We reviewed their product’s physical properties and current industries served as the first step in identifying new industries and in making rough estimates of market size for the most promising product applications (high volume/high margin). The estimate of market size is particularly important in attracting potential licensees. We then related the various countries’ patent expiration dates with our estimates of market size. From the perspective of time, only large companies with already-established distribution channels into the appropriate markets were viable licensing candidates for soon-to-expire patents.

To identify companies to target as potential licensees, we designed a table listing industry segments coupled with product applications across three market characteristics. We then identified the major companies serving these markets, highlighting those with the greatest market scope, in North America, Asia, and Europe. The company was then well-equipped to focus their marketing and sales efforts on the most likely licensee candidates. Knowledge Branches:

  • Management. Functions: Business Intelligence; Legal, other Admin; Technology
  • Management. Sector: Manufacturing

Business Intelligence Services: Make or Buy?

Are you struggling to keep up with information on your competition, or on he latest developments in a given technology, or on specific industries, or…? Are you a fellow consultant or other colleague who needs background information in a hurry on prospects or clients?

An understanding of your cost structure will help you gain and sustain a strategic advantage, whether in terms of your product/service mix or for “make or buy” decisions. Unless information gathering is one of your core strengths, smart sourcing of business intelligence will be less expensive and less disruptive of your operations than doing it yourself. Let me give you a couple of examples.

Several trade commissioners ask us to gather information and prepare white papers on trends in technology or the potential impact of pending legislation on American markets for certain products. Yes, of course they all have access to the Internet, including fiber and G5 networks; they all can check through directories and send emails or pick up the phone to call the appropriate government departments or lawmakers for their opinions; they can research and contact executives of American companies that might be good strategic partners for their own domestic organizations.

Why do they call on us? Fast turn-around, for one. In North America, we sometimes are able to provide a turn-around of less than an hour. For our European and Asian clients, we communicate mostly by e-mail, often appending scanned or text attachments that are waiting when they arrive the next day.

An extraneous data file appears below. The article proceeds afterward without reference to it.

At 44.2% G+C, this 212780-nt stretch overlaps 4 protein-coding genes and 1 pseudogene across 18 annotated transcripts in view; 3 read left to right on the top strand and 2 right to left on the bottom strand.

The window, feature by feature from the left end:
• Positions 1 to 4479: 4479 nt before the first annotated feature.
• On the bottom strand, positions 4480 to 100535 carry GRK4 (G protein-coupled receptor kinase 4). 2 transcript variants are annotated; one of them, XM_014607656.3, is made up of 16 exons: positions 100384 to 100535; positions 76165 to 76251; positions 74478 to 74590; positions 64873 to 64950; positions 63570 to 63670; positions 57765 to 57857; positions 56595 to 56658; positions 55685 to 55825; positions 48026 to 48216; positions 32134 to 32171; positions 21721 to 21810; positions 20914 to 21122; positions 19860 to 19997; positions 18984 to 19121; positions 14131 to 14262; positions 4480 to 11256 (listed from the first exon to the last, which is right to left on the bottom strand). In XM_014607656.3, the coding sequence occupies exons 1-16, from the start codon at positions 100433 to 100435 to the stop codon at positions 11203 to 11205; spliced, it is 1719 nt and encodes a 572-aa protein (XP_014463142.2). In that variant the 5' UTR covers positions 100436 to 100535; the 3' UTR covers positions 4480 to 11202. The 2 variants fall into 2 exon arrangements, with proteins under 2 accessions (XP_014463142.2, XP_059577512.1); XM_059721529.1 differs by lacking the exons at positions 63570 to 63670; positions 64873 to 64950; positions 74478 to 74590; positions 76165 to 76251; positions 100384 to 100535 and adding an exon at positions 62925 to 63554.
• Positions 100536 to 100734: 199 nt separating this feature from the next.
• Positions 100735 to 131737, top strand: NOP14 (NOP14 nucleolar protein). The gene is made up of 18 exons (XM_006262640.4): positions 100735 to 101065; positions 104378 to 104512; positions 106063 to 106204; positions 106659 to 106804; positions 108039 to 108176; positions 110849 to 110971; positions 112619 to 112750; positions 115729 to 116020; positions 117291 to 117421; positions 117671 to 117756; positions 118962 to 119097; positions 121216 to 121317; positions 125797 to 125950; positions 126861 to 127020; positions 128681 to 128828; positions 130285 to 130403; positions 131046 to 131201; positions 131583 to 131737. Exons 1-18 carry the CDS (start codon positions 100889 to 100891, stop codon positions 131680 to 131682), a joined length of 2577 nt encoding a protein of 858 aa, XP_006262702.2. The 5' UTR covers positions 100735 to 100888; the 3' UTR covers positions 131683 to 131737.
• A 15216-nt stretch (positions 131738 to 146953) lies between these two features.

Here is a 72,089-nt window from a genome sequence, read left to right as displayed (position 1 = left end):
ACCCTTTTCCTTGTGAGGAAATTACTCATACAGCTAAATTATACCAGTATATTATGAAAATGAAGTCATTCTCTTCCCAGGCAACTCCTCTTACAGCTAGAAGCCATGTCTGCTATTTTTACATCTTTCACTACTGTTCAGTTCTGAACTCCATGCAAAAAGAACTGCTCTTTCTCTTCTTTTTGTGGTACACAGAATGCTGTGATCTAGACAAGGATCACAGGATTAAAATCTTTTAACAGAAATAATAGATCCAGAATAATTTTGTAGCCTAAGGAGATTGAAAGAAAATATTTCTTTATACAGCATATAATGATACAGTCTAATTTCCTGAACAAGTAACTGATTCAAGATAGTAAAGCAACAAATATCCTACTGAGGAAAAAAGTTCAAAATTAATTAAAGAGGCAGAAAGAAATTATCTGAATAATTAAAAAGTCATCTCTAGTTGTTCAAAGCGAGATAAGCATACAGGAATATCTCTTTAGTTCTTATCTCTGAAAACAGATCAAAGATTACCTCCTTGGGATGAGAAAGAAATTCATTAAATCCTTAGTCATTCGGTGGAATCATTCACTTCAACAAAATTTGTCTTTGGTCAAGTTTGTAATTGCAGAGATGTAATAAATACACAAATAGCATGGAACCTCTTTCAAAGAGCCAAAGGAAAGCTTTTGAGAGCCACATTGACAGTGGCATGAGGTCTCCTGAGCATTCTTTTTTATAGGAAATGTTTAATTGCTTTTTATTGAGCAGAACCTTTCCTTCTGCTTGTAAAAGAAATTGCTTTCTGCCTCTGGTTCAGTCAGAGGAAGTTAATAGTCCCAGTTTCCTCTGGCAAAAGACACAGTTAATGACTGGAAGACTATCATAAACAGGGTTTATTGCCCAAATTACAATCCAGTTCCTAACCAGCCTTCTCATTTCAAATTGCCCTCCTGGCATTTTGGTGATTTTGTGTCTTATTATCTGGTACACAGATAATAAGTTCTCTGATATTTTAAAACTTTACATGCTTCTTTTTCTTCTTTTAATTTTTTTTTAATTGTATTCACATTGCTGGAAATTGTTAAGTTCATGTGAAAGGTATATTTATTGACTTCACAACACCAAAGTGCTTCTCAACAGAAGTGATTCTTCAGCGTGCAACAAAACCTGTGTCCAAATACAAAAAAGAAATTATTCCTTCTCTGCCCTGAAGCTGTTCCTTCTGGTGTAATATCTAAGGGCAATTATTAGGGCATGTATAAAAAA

Of course not all of our work with global organizations requires rapid response. Sometimes it’s the sheer volume of material available that is so daunting, even intimidating. Our long history of research enables us to separate the wheat from the chaff and then tie the wheat into user-friendly bundles that can be easily digested. Oops, got carried away. Sorry 😉

Our manufacturing clients rely on us as an unbiased “second opinion” to keep them up-to-date on the latest thinking in all sorts of areas, from automation to “best practices” in facility management to family succession and other HR (human resource) issues. Since we don’t get involved in the “hands-on” implementation in these areas, they trust us to provide reliable, third-party information. Knowledge Branches:

  • Management. Functions: Business Intelligence, Globalization
  • Management. Sector: Manufacturing

Membership Organization Reverses Years of Decline

A not-for-profit organization had lost its vitality over a number of years as its relevance to its members faded. Membership dropped to less than half of what it was during the organization’s heyday. New leadership was brought in and aggressive growth targets were set.

Problem was, many of the substantial advantages of membership were well-kept secrets. In fact, no one in the organization knew how much “bang for the buck” any given member realized over the course of the year. Some records and database information were maintained, but these were not always in useful form or easily retrievable.

Membership renewal times occur throughout the year, providing an excellent opportunity to get immediate information and feedback. Since the organization’s salesforce telephoned or visited each member several months prior to membership expiration, we helped develop a checklist of benefits which the salespeople could quickly go through with each member, tallying the member’s return on investment (usually an impressive ratio!).

We also designed a query-able database system for daily or weekly entry, allowing the organization to slice and dice member use and financial impact of the many services offered. This information was then used to identify — and successfully communicate with — those member segments and individual members less likely to renew because of low utilization. Winning results for the organization: membership growth well beyond targets; greater member retention; substantial improvement in cash flow. Winning results for the members: expanded service offerings; increased use and financial impact of services; larger networking/ business prospect base. Knowledge Branches:

  • Management. Functions: Business Intelligence; Money Management
  • Management. Sector: Services, Except Public Administration
  • Management. Soft Skills: Communication